New! Fine Art Prints & digital images for sale-
Welsh Weather & Dyfi Valley landscapes Slide-Library - Click

Spanish Plumes occur as a matter of course during most summers in the UK. The term refers basically to a plume of hot and humid air being drawn up northwards from Spain to provide us with a summer heatwave. But, since the hot air often meets cooler Atlantic air as it works its way northwards, massive instability often develops, resulting in typical summer thunderstorms.

Summer 2003 saw many such plume events, although Mid-Wales missed out - generally. That's the way with summer thunderstorms: one place may experience a torrential downpour with flooding, hail, wind and lightning damage while another, 50 miles away, may experience hazy sunshine all day.

Plumes create challenges to the photographer due mainly to the haze and murk. Storm structures are often obscured to an extent - compared with the clear conditions that accompany the maritime, westerly airflows that dominate the winter months. This page is dedicated to summer 2003 and its frustrations and successes......

From the top of the Dylife Mountain Road, July 15. Plynlimon shimmers in the heat-haze, which has the effect of "flattening" the landscape. Typical Spanish Plume weather (dry version!).....

The same afternoon. Towards Dylife the sky was somewhat more dull. A very high-based convective shower hung over the valley. Virga could be seen descending from its base but, as virga typically does, it evaporated before reaching the ground....

June 16: Borth. Crepuscular rays starburst out from behind developing Altocumulus towers. These were supposedly to herald an overnight thunderstorm event. Not in Mid-Wales though!..

June 22: On the way home over the Dylife road from an abortive chase to the Welsh Border. Forecast conditions had been ideal with stacks of CAPE and good negative Lifted Index values. But - guess what: an enormous overnight Mescoscale Convective System in the English Channel spewed out so much outflow cloud that the favoured area remained overcast all day and convection was as a consequence extremely localised......

Fog is not uncommon in Spanish Plume conditions...... especially when the dreaded outflow is about!

Fog does create the occasional opportunity to photograph otherwise murky landscapes!! Looking across the Dyfi valley towards evening.

In a brief interlude in July, the odd maritime flow or two occurred - note the clarity and blueness of the sky, relatively empty of particles, pollution etc. This was taken during a day up on the hills above the Kerry road, SE of Newtown. Good views and stopping places make this a choice for a chasing venue when it's happening inland. Here, a mature Cb towers over a row of altocumulus..........

August 5 2003 at last provided a Spanish Plume in which some worthwhile thunderstorms were generated over the Mid-Wales area. A day out ensued: first off up into the mountains, where this storm dropped a few long C-G strikes over Plynlimon at lunchtime. You can actually make out some structure here for a change!!

On driving back down to Machynlleth, the storm's anvil had spread out. Here, low scud-cloud gusts along beneath it while the sun just about shines through. Taken from Machynlleth golf-course.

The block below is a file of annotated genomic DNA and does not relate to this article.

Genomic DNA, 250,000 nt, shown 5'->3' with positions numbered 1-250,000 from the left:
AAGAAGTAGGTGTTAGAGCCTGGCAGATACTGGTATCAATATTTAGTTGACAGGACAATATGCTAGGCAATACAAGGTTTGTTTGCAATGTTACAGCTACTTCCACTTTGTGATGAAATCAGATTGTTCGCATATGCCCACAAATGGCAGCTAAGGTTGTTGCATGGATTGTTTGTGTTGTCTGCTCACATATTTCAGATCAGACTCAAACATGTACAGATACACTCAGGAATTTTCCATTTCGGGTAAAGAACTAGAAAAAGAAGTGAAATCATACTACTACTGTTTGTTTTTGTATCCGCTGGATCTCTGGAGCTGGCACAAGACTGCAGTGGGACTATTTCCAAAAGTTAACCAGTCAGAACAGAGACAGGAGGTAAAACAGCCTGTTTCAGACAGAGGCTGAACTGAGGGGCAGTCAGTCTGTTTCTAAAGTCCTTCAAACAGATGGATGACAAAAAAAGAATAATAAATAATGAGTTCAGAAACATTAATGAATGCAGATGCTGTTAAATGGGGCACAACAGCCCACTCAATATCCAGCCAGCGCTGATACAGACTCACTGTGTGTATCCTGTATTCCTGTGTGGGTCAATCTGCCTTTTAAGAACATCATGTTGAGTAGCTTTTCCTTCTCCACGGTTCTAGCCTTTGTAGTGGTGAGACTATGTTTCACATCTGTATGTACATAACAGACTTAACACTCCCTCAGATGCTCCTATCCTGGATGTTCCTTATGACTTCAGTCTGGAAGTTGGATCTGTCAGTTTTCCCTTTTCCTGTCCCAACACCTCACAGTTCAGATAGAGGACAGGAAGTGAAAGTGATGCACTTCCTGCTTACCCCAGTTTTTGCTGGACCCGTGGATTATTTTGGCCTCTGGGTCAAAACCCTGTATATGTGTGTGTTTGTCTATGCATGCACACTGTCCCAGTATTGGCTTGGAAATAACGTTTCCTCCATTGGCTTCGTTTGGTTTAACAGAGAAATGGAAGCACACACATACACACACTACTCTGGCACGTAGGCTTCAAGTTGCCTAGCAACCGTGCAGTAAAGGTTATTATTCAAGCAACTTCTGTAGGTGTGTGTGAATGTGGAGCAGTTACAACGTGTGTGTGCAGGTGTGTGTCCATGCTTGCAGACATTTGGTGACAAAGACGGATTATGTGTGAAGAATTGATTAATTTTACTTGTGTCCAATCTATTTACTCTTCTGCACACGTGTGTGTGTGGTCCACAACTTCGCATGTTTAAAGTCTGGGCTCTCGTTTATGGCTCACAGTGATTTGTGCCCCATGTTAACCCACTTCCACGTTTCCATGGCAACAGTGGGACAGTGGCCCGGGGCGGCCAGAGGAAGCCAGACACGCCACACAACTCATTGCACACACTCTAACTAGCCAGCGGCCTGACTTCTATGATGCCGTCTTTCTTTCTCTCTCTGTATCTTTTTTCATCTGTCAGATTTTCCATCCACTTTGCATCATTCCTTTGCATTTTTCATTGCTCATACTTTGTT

Afterwards a run coastwards saw a cloud canopy with a lot of low gubbins - outflow from the lunchtime storm....

By early evening I was back in Machynlleth - and the cloud canopy at last broke up, letting the warm sunshine back through and in little time, streets of altocumulus castellanus (ACCAS) towers energetically began to "bubble up," as the forecasters like to say. Within one such ACCAS street, a second thunderstorm rapidly developed just to the NE of the town. This was its updraught in the formational stage, here above Machynlleth's clock tower. So quickly back in the car and out of town for a better view!

This was 10 minutes later, taken looking SW from the Forge road, as it crosses Machynlleth golf course. A lowering in the updraught base has developed into something rather suspicious...

Here is a close-up.....

....and here are edits from the two shots side by side: they were taken maybe 20 seconds apart. This has been accepted by Torro as a funnel-cloud: here you can see the beginnings of downward propagation and a tightening-up of the structure. Logically, it was in exactly the right place - on the lowered cloudbase in the updraught area of a rapidly-developing thunderstorm. The larger images show other small vortices close to this main one at the centre of the lowering.

At the same time, long C-Gs and heavy rain started dropping from the cloud-top to the NE and thunder rolled around the valley. As the storm matured and the vortices disappeared it was interesting to note that most of the neighbouring altocumulus deck broke up - as if the storm that had formed had drawn off all the ingredients for cloud-formation all for itself!

The storm dispersed and fog started to form, spoiling the visibility again. Prior to calling it a day I noticed another bank of developing altocumulus through the murk to the SW. Another funnel-shaped feature was visible, though this time far away and through the murk, it was not obvious to the untrained eye. However, by using digital brightness/contrast adjustments (about half the brightness/twice the contrast) it becomes a bit more clear (R) compared to the original slide (L). All in all an excellent end to the day!

The most intense thunderstorms of the summer started at 6.45am on Sunday August 10 and continued for most of the morning, with on-off torrential rain and many close C-G lightning strikes. And - guess what? All of this action occurred in thick fog. It made the lightning look eerie but as for photography, well, forget it!


New! Fine Art Prints & digital images for sale-
Welsh Weather & Dyfi Valley landscapes Slide-Library - Click